Windfall Marmalade (Cumquats)

Last Monday, to celebrate Liz’s second birthday, we tripped off to Bermagui to have lunch with friends, Dennis and Jenny, on the waterfront.


Before we headed off, piggies had to be fed and I had to take a few photos of the stunning display provided by our frequent visitor Jack Frost. Actually, it’s lucky any of them turned out as I couldn’t feel my finger tips. And yes, even by the time we hit the road at 9.20am, it was still -5 degrees celsius. It’s that time of the year.

Bermagui also put on a stunning display. Sunshine and sparkling water. No wind. Fish and chips for lunch. Freshly made Tartare sauce. My kind of day.

After lunch, we headed back to our friend’s property, just the other side of Cobargo, to enjoy more sunshine and a stroll around the garden.

You can imagine my delight when I spotted their Cumquat tree. And they were happy to share them along with a few lemons. A little windfall.

Well, all good things come to an end. We found ourselves leaving Cobargo a little bit later than planned which left me feeding piggies in the dark. Not recommended.


Since then, the Cumquats have been successfully converted to marmalade. Windfall marmalade I’m calling it. Jenny had given me a quick run down on how to make it and overall, it was successful. It is messy and time consuming however it’s worth the effort.

Here’s the recipe.

Cumquat Marmalade

1 kg Cumquats (I had just over so I used the whole lot)

Juice of one large lemon (about 2 tablespoons)

5 cups water

6 cups sugar

Jam Setta (just in case)

Set up a strainer over a large pot. Cut your Cumquats into quarters being careful not to cut right through. Squeeze each Cumquat over the strainer. The idea is to catch the juice in the pot and the pips in the strainer. Make sure you get all the pips. I missed a few.

Place your squeezed Cumquats into a food processor (I had to do two batches), process and then place in the pot with the juice of the Cumquats, the juice of the lemon and the five cups of water.

I didn’t have a muslin cloth, so I improvised by using a clean thread bare tea towel (that I cut up) tied at the top with kitchen twine. This is used to wrap up your pips. Place your wrapped up pips in the Cumquat mixture. Cover and leave overnight to soak.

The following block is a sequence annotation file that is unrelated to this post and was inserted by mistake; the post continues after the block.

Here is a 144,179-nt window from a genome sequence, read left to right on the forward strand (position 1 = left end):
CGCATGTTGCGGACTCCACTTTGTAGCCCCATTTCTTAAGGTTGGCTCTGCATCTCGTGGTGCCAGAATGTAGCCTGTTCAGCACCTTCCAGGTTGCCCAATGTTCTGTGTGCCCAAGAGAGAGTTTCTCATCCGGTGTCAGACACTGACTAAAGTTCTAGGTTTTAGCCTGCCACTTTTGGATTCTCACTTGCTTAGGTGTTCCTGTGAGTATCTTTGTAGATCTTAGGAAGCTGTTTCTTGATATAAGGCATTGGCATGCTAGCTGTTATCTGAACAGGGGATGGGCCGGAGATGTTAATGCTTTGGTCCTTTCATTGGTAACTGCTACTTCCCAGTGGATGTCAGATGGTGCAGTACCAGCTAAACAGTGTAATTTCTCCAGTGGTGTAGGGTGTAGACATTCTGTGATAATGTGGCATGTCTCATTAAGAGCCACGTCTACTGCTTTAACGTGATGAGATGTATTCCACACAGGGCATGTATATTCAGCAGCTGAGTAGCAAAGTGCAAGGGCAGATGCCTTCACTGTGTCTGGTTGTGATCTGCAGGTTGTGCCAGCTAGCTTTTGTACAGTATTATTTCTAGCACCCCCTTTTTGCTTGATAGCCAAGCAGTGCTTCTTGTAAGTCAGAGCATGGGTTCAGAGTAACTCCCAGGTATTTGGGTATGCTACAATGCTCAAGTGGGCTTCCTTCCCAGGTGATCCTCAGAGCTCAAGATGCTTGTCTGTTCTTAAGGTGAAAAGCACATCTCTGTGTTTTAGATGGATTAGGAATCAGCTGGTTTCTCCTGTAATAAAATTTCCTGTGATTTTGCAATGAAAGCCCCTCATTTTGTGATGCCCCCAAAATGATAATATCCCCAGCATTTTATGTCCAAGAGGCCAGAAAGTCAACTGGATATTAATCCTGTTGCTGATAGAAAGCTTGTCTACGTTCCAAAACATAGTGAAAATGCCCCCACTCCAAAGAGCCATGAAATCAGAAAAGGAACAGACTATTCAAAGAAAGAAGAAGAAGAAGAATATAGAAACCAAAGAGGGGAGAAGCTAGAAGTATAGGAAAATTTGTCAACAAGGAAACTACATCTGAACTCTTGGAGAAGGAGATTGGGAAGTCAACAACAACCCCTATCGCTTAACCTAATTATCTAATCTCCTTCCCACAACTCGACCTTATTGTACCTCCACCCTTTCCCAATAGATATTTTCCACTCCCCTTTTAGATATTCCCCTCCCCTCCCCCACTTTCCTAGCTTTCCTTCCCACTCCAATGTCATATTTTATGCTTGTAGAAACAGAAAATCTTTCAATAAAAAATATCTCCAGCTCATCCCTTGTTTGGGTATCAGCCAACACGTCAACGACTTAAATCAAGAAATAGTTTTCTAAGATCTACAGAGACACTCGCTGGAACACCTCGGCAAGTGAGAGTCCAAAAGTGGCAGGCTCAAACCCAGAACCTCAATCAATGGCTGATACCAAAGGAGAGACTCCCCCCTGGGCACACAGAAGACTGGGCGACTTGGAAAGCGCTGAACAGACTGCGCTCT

Bring the Cumquat mixture to the boil and then simmer for half an hour or until the rind has softened. At this point, you can discard the muslin bag.

Add the sugar. Stir constantly over high heat until the sugar has dissolved. After the sugar has dissolved, bring the mixture to the boil and allow to boil, without stirring and uncovered, until the mixture jells when tested (refer to Dos and Don’ts).


Pour the mixture into hot sterilised jars and place the lids on immediately.

Enjoy! Mrs D x

Dos and Don’ts

The pips are supposed to aid in the setting of the jam. This didn’t work for me so I used Jam Setta following the directions on the packet.

Don’t vacuum and mop before making this jam. I had the juice everywhere including all over me. The next morning I had ants from one end of the house to other.

The easiest way to do the jell test is to use a plate placed into the fridge. Once you think the jam is ready, place a teaspoon of the mixture onto the plate and it should set to a jam consistency within a minute or so. If it doesn’t, then more boiling time is required.

Use a heavy based pot. The one I have used is Bessemer (I’ve had it forever and I use it for everything). The thing I have learnt about jam (in my limited experience) is that it goes from being ready one minute to burning and sticking to the bottom of the pot in the next. A heavy based pot will reduce the chance of this happening.

The lids must be placed on immediately after pouring the hot mixture into the jars. If you allow the mixture to cool before sealing, you may end up with mouldy jam. You will cry!

Pouring the mixture into the hot jars requires utmost care. Don’t burn yourself.





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